The twenty-nine-day FIFA World Cup tournament, which kicks off on November 20, is expected to attract more than 1.2 million visitors. The FIFA Tournament Time Demand Model forecasts that over 1.7 million people could visit Qatar during the tournament, with approximately 500,000 visitors in the country on the busiest days. Many millions more will get better acquainted with the country through coverage in print media and broadcasts, and from social media posts that will emerge from fans, teams, and journalists staying in Qatar. Estimates suggest that Qatar is spending a massive $200 billion in the lead-up to the World Cup.
Hosting the World Cup is part of the Qatar National Vision 2030 (QNV 2030), a government initiative to transform Qatar into a global society and provide a higher standard of living. The national development plans associated with QNV 2030 include projects directly tied to the World Cup and are intended to promote post-tournament sustainability. Qatar has been building up the necessary infrastructure to accommodate an estimated 1.2 million visitors during the month-long event, a figure that amounts to nearly half of the country’s current population. In addition to building state-of-the-art stadiums, Qatar has introduced a modern metro system, expanded its airport, and constructed new districts within the capital city, Doha.
Qatar’s hope for the World Cup
Qatar’s economy is dominated by hydrocarbon exports. It has the world’s third-largest natural gas reserves and is one of the top oil producers. While natural resources have significantly contributed to Qatar’s prosperity, the market forces that dominate hydrocarbon exports also result in revenue volatility. Consequently, the country aims to grow its non-energy economy, with ambitions to become a regional business and tourism hub. Hosting the World Cup is key to realizing these ambitions. Between 2013 and 2018, the hydrocarbon share of Qatar’s GDP decreased from 55 percent to 39 percent, reflecting, in part, elevated public capital expenditure linked to World Cup preparations. The tournament has supported developments in critical non-energy sectors, and their sustained growth will be a priority for Qatar after the World Cup concludes.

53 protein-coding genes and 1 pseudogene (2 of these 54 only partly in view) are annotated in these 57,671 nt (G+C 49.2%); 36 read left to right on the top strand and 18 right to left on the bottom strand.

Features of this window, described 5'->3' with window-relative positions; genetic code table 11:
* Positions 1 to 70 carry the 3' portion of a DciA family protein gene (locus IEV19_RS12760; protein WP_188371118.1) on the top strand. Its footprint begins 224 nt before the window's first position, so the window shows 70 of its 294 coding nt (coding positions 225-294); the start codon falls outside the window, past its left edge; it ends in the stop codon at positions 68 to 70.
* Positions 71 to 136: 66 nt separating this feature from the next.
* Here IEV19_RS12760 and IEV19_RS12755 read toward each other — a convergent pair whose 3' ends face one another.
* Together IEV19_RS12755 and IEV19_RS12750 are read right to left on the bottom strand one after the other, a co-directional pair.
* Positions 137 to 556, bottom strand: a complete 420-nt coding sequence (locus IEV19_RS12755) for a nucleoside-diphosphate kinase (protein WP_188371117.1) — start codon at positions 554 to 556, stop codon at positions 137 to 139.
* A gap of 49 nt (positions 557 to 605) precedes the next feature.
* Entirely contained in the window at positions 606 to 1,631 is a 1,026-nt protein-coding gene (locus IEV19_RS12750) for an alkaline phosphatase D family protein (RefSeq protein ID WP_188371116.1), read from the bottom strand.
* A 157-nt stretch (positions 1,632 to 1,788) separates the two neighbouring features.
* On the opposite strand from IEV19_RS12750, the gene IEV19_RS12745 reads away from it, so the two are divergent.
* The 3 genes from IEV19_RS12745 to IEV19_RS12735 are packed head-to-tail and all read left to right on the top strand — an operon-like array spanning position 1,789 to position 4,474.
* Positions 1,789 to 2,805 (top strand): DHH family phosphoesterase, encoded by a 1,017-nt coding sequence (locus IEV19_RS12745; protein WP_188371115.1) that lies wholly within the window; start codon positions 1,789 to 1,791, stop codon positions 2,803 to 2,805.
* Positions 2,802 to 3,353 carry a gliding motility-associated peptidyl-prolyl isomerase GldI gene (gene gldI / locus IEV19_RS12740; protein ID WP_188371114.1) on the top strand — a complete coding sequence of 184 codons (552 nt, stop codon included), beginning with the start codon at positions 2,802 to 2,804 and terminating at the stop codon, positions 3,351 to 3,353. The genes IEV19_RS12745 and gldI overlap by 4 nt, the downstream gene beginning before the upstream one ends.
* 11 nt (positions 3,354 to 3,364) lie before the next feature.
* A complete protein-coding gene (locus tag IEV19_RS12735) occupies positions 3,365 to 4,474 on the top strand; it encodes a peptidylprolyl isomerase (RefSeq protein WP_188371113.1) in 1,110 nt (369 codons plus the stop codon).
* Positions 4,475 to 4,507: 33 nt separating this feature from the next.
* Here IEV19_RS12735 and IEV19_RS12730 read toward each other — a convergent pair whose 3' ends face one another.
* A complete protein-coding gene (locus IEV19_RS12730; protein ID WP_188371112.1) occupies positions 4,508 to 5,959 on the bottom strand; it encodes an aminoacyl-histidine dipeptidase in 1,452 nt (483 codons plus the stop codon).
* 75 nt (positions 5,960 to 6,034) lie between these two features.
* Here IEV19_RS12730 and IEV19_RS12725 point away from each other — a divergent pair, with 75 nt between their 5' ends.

In June 2017, a coalition of Arab countries imposed an economic and diplomatic blockade on Qatar. As a result, the country’s Foreign Direct Investment (FDI) inflows plummeted from nearly $1 billion in 2017 to negative $2.8 billion in 2019. Hosting the World Cup could precipitate a strong rebound in FDI. In 2018, Qatar laid the groundwork by allowing foreign investors to own 100 percent of capital in all sectors to facilitate FDI inflows, eliminating the previous limit of 49 percent foreign ownership. And in 2020, Qatar introduced a public-private partnership law that allows investors to co-own infrastructure assets developed under long-term concessions. The hope is that investors will be attracted to Qatar’s World Cup-related infrastructure developments, economic growth, and more attractive international profile.
In January 2021, countries in the Gulf Cooperation Council (GCC) signed the Al Ula declaration, lifting the embargo. While FDI inflows have remained stagnant, Qatar still anticipates becoming an investment hub. The state recently ranked twenty-fourth in the 2022 Kearney FDI Confidence Index, the first year the country made it on the list, due to investor enthusiasm over its market liberalization efforts and World Cup-driven growth.
The Risks of the World Cup
Despite the potential benefits of hosting the World Cup, major international sporting events provide notoriously poor returns on investment for host nations. Forecasts indicate that Qatar's economy will grow by 3.4 percent in 2022 and 2023, thanks to the World Cup boost, but then slow down to 1.7 percent by 2024.